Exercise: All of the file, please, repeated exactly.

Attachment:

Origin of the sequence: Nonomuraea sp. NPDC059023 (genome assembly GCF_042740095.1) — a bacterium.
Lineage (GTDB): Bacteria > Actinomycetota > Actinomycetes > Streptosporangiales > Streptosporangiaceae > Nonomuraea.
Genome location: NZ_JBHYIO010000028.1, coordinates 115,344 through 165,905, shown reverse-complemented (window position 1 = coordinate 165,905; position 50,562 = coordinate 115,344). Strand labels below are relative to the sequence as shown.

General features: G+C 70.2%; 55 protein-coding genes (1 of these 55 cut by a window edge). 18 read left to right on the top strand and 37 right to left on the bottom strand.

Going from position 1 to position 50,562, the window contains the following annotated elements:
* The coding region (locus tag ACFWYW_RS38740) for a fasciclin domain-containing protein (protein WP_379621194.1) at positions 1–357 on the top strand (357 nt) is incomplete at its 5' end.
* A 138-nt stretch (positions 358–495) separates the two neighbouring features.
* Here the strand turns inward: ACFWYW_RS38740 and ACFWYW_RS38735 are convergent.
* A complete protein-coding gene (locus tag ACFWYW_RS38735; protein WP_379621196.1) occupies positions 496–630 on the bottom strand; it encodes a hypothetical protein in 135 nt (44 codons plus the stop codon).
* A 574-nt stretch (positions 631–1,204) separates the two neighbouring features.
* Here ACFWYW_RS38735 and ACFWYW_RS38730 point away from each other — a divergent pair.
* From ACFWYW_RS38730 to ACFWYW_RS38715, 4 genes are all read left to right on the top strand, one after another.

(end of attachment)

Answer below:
Origin of the sequence: Nonomuraea sp. NPDC059023 (genome assembly GCF_042740095.1) — a bacterium.
Lineage (GTDB): Bacteria > Actinomycetota > Actinomycetes > Streptosporangiales > Streptosporangiaceae > Nonomuraea.
Genome location: NZ_JBHYIO010000028.1, coordinates 115,344 through 165,905, shown reverse-complemented (window position 1 = coordinate 165,905; position 50,562 = coordinate 115,344). Strand labels below are relative to the sequence as shown.

General features: G+C 70.2%; 55 protein-coding genes (1 of these 55 cut by a window edge). 18 read left to right on the top strand and 37 right to left on the bottom strand.

Going from position 1 to position 50,562, the window contains the following annotated elements:
* The coding region (locus tag ACFWYW_RS38740) for a fasciclin domain-containing protein (protein WP_379621194.1) at positions 1–357 on the top strand (357 nt) is incomplete at its 5' end.
* A 138-nt stretch (positions 358–495) separates the two neighbouring features.
* Here the strand turns inward: ACFWYW_RS38740 and ACFWYW_RS38735 are convergent.
* A complete protein-coding gene (locus tag ACFWYW_RS38735; protein WP_379621196.1) occupies positions 496–630 on the bottom strand; it encodes a hypothetical protein in 135 nt (44 codons plus the stop codon).
* A 574-nt stretch (positions 631–1,204) separates the two neighbouring features.
* Here ACFWYW_RS38735 and ACFWYW_RS38730 point away from each other — a divergent pair.
* From ACFWYW_RS38730 to ACFWYW_RS38715, 4 genes are all read left to right on the top strand, one after another.